Work-Family Balance

  • Family stressors vs. work stressors

  • Role of childcare

  • Work-family spillover

  • Need for family-friendly workplace policies

  • Stress at work can affect

    • Self-esteem

    • Motivation

    • Work relationships

    • Psychological problems

Gibbons, TCDA 2014


Retiring couples

Retiring Couples

  • Planning for non-career futures

  • Well-being after a transition

  • New meaning of balance

Gibbons, TCDA 2014


Lgb couples

LGB Couples

  • Deal wit hall of the above issues plus other issues

  • Levels of outness at work

  • Family leave

  • Workplace homophobia

  • How to introduce one’s partner

  • Dealing with social events

Gibbons, TCDA 2014


Conjoint career counseling

Conjoint Career Counseling

  • Career counseling for couples

  • Combination of personal and career issues

  • Focus on process

  • Allows for interpersonal growth

Gibbons, TCDA 2014


Narrative counseling techniques

Narrative Counseling Techniques

  • Postmodern approach to career counseling

  • Focuses on unique context and meaning-making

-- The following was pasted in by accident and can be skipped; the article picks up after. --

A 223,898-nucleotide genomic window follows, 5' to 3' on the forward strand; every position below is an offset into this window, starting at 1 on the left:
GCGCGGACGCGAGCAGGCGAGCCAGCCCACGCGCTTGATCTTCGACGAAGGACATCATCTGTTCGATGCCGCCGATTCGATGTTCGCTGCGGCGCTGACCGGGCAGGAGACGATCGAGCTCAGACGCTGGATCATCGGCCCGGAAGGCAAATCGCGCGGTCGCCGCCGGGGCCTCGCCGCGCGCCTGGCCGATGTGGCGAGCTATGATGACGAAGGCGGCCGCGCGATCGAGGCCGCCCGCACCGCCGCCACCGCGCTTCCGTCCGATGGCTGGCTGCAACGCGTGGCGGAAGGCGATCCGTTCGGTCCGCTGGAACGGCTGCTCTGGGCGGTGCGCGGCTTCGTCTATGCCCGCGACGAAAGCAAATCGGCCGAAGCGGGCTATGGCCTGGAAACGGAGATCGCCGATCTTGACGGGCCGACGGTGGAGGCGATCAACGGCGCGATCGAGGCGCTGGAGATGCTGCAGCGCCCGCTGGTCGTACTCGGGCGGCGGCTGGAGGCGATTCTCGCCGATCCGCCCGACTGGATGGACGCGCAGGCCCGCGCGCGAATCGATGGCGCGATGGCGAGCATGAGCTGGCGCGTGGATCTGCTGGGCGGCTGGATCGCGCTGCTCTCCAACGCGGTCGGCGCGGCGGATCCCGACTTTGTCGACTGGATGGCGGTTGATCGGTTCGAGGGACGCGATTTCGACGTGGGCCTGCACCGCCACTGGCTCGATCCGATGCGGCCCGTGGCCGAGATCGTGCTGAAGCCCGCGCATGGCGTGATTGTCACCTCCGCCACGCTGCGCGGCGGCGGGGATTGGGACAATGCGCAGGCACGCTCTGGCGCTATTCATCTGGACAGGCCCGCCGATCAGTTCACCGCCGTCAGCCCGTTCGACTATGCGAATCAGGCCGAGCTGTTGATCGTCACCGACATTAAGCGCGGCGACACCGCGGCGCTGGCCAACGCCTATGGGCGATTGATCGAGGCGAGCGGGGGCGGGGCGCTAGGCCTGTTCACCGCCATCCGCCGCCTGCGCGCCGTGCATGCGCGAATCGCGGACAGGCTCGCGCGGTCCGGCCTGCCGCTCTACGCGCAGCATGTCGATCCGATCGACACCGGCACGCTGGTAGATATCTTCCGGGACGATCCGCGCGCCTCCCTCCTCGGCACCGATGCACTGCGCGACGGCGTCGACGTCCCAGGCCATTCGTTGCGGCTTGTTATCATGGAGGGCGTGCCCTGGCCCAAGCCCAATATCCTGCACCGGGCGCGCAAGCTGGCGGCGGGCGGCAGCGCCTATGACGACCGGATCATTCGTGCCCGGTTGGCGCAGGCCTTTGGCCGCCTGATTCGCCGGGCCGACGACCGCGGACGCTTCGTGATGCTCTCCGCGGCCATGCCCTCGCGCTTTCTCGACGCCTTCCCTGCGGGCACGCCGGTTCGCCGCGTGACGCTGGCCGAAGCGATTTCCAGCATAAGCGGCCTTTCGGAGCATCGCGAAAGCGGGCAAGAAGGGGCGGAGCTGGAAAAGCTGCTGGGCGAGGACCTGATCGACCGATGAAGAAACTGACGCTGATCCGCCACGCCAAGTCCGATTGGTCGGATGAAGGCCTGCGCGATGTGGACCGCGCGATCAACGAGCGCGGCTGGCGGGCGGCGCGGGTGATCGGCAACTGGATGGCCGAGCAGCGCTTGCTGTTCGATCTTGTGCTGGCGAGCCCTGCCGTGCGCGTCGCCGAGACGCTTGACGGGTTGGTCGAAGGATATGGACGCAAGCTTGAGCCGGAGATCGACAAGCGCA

• Co-constructing a future narrative

Gibbons, TCDA 2014


Couples lifeline

Couples Lifeline

  • Two separate lifelines, birth to today

  • Indicate important life events

  • Describe to partner

  • Title each event

  • 1-2 sentence description and feelings related to event

  • Discuss what was learned

  • Acknowledge similarities and differences

  • Create next chapters together

Gibbons, TCDA 2014


Career related values card sort

Career-Related Values Card Sort

  • Clients sort into piles related to importance

  • Attend to differences and similarities

  • How values affect partnership

  • Relationship of values to current issues

  • Consideration of potential future issues

Gibbons, TCDA 2014


Career genogram